I don't like to be called a hero. But Ben and I, we were heroes. We were heroes, just for one day.
One day a doctor told us if our child were born alive, he or she would die shortly thereafter. That was three years ago, January 31, 2011. Those words devastated us, terrified us. They changed everything about us. They set us on an irreversible track. But with those words we learned something else: There wasn't a thing any doctor could tell us that could make us stop loving our baby.
One day we sat in Mass and listened to Deacon Dan's homily on late term abortion, an option that we had been offered. Deacon Dan described the procedure wherein a solution is injected into the unborn fetus' heart to stop its beating, and then the forceps are used to remove the baby from its mother, possibly limb by limb. Ben leaned over and said to me, "We are not doing that to our baby." Because there was nothing anyone could tell us to make us hurt our child.
We saw an expert and she confirmed the worst news we'd ever received. We went for another very special ultrasound and learned that our child was our very special baby boy. We named him, and we shared his story with the world.
One day we walked into a hospital to induce labor and welcome Gabriel into the world, knowing our "hello" would soon lead to "goodbye." One day, against the odds, we took our son from that hospital knowing he would die in our home. One day we made a decision to share Gabriel's photographs, even those where his defect was apparent, because there wasn't a thing anyone could say to make us ashamed of our son.
One day we watched our son seize and suffer for five hours. We told him how much we love him. We told him he didn't have to be strong anymore. We told him it was okay to leave us. There was nothing on this earth, not even our own grief, that was worth our son's suffering.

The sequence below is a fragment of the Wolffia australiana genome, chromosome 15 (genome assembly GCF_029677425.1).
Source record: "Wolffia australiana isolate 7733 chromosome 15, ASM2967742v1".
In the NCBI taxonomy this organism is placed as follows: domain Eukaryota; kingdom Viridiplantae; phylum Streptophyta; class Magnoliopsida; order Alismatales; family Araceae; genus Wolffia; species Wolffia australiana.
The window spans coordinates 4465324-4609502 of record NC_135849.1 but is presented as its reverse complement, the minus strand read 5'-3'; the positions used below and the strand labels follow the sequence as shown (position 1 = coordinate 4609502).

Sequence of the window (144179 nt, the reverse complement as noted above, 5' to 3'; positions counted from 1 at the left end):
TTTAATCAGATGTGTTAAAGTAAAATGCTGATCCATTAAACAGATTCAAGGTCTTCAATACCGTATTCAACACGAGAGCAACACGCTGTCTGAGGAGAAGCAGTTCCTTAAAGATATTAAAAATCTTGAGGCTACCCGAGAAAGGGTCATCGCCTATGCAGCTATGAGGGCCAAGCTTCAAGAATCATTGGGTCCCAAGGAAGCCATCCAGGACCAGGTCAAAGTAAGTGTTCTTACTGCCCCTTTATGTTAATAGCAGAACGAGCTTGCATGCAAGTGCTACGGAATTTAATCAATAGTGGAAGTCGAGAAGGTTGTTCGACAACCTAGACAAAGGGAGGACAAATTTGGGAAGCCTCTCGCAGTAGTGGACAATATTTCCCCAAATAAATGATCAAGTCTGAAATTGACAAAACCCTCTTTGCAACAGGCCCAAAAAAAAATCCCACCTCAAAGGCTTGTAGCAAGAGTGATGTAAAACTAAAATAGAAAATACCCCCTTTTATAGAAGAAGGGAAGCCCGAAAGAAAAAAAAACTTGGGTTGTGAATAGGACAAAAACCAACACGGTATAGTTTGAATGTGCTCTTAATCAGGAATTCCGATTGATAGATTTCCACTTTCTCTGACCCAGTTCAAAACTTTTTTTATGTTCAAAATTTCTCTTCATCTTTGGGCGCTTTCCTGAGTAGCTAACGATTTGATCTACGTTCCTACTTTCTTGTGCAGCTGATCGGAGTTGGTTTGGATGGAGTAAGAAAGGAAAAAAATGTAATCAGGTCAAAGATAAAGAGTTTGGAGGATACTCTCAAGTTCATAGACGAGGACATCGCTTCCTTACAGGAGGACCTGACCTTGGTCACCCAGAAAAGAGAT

We held him as he took his last breath, we prepared his tiny body for cremation, we announced his passing to our family and friends, and we planned his funeral. One day, one moment at a time.
A hero isn't a hero for simply doing what is right. That's all we did: The right thing. We're heroes because these days, not enough people do the right thing. 92 to 98% of mothers like me elect to terminate their pregnancies on diagnosis. 92 to 98% of families allow the fear to take over and they forget that they, too, love their child more than they fear any diagnosis, more than they want relief from their grief, more than they dread watching their child suffer. They all have it in them to do what Ben and I did. We're not special. We just listened to our hearts above all else.
We're not unshakeable. The choices we made after Gabriel's death are proof. True to the song's protagonists, I was mean and he drank all the time, and sometimes I drank all the time too. We said cruel things. We grew cold. We allowed ourselves to grow apart. We peaked with Gabriel, and then we crashed and burned and ended in a divorce just short of two years after receiving our devastating news.
We live separate lives now, on separate ends of the country, sharing only our experience with Gabriel. But even after it all, we can still say that were heroes. Just for one day.